April 9, 2004 — Join Performing Dance Company for an evening of contemporary dance and an exploration into the exciting new genre of dance-for-camera, April 16-17 and 23-24 at 7:30 p.m., at the Marriott Center for Dance on the University of Utah campus. The concert features new works from Department of Modern Dance faculty and guest artist Hope Clark.
Several of the works on the program were inspired by other art forms, including a new work from Pamela Geber, who took the enthralling vases and paintings of Pablo Picasso and canvases by Juan Gris as her inspiration. Weaving these sources into the music and culture of southern Spain, she has created a new work that exposes a collaborative, yet competitive, nature to relationships while crossing the traditional gender roles of flamenco. The work is set to a moody score performed by Miles Davis.
The vast expanse of the Bonneville Salt Flats provides the backdrop for a new dance film by Eric Handman. Exile examines a solitary man attempting to relate with his natural surroundings. A quiet desperation and sense of absence speak to the relationship between identity and one’s sense of place.
In her new work, Waltz, Satu Hummasti captures the final, quiet exchanges that end an evening of dance once midnight has passed and only a few lingering couples remain. The score, waltzes, Portuguese Fado, and Fado-inspired instrumental pieces, sets a nostalgic tone to contrast with a bare stage and relations revealed in raw gesture. Languid, intimate duets within the group disclose the interstices, loneliness, and desires in any social gathering.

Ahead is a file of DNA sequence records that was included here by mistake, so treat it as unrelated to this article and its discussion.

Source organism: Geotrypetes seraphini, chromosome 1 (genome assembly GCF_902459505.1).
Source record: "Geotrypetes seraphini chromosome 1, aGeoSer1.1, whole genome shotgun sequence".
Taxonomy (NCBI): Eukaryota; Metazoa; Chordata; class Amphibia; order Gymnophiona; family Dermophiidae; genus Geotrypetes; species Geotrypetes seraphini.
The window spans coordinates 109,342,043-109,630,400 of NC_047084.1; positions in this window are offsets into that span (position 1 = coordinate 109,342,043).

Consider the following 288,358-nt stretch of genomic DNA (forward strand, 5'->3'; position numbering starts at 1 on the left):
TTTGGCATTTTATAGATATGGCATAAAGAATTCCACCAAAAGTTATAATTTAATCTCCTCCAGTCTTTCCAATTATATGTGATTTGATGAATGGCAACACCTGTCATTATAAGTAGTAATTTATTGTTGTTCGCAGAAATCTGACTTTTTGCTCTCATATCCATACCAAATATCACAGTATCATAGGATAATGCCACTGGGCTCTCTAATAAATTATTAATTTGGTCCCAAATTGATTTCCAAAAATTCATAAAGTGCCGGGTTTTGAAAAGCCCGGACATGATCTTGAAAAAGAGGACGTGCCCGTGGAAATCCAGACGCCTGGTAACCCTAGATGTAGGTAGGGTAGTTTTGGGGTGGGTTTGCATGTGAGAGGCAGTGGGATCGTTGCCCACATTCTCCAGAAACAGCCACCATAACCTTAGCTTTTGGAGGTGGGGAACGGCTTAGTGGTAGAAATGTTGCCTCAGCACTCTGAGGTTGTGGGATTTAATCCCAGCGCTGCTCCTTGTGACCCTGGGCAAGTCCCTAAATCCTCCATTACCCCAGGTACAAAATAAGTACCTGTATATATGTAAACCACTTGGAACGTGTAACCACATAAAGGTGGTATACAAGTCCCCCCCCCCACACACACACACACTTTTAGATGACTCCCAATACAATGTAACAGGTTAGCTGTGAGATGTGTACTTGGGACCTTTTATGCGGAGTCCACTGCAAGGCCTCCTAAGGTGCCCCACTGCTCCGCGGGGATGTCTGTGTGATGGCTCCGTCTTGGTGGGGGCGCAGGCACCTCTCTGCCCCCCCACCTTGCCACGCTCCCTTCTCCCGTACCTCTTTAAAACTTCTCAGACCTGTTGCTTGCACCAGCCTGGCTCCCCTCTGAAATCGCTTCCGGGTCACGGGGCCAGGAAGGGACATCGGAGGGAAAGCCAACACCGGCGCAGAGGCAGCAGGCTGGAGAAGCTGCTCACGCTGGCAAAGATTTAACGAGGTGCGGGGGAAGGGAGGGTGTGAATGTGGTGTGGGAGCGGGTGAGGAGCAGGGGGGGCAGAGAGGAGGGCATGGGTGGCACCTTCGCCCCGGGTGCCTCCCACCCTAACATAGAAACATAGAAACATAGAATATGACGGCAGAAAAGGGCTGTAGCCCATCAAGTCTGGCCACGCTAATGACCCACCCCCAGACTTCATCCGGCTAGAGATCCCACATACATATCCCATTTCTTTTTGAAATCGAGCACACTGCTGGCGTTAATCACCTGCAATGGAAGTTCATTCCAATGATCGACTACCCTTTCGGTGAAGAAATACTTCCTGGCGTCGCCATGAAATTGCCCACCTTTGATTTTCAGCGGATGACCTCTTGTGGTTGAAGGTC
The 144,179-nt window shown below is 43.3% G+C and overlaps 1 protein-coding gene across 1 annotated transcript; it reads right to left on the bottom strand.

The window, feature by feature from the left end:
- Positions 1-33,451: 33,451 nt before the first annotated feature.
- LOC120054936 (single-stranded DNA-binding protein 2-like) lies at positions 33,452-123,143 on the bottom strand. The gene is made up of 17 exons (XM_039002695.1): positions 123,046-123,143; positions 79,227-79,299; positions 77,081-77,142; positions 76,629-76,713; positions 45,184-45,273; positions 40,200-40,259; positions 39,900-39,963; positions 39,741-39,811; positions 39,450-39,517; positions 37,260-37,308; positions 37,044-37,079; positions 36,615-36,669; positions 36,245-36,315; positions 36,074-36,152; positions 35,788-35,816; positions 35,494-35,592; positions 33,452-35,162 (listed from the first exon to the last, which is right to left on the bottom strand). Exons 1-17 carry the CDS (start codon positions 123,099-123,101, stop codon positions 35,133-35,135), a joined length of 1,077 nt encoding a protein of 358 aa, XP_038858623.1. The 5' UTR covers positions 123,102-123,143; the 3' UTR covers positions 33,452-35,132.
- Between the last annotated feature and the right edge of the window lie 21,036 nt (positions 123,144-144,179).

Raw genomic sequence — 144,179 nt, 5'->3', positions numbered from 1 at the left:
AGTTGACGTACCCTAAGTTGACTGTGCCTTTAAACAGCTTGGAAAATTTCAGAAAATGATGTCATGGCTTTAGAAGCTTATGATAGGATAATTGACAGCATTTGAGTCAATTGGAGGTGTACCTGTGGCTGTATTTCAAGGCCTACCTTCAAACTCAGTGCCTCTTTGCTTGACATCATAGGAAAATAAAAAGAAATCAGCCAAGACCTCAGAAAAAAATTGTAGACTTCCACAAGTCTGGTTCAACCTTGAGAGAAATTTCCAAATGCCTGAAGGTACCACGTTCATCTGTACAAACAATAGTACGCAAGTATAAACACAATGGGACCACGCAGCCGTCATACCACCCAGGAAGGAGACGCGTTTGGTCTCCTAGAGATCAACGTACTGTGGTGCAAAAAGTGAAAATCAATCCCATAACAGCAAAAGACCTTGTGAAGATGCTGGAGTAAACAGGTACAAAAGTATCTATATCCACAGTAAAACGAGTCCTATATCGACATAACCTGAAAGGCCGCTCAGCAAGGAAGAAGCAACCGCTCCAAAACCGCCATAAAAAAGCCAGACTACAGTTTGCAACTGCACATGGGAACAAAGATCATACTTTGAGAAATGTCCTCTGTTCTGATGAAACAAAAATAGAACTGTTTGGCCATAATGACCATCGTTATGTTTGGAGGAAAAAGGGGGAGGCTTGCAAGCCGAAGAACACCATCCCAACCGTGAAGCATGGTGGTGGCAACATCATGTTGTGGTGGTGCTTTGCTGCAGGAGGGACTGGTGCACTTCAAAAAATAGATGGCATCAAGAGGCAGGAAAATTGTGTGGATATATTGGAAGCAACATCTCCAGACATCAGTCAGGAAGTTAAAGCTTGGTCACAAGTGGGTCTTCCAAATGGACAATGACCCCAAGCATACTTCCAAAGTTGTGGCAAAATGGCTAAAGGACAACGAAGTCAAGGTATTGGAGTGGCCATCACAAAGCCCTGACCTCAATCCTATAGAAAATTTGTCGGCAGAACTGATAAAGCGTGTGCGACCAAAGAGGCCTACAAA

Stephen Koester will premiere Half-Life, a solo amidst ghosts and dreams. With recorded text providing a narrative, the subtle swelling of recollection is propelled by the Ahn Trio’s music and the ghost figures that inhabit the stage space. In an introspective reflection of a life half lived, the resigned looks back at a past, present, and future-all filled with empty space.
In her new work, Drift, Donna White creates a shifting interplay between the natural elements, motion, and formation. The dancers bring to stage Theodor Schwenk’s concept of “the unformed, indeterminate element, ready to receive definite form.” With music by Jon Scoville and images of sand, water, snow, and earth, Drift gracefully explores the relationship between the process of form and forming.
Guest choreographer Hope Clark selected 21 dancers for her new work, Search. Performed without music, the acrobatic feats of the large cast create a quirky, abstract landscape in which dancers launch, dive, and fly through space. The contemporary choreography redefines movement and shape; while some dancers hurl their bodies into daring aerial turns, others provide accompaniment by replacing music with abstract vocals.
Tickets are $8 for general admission and $5.50 for University of Utah students, faculty, and staff. Tickets are available at the door one hour prior to the concert. They can also be purchased at all ArtTix locations, including on campus at Kingsbury Hall and the Student Union, or by phone at 581-7100 or 355-ARTS.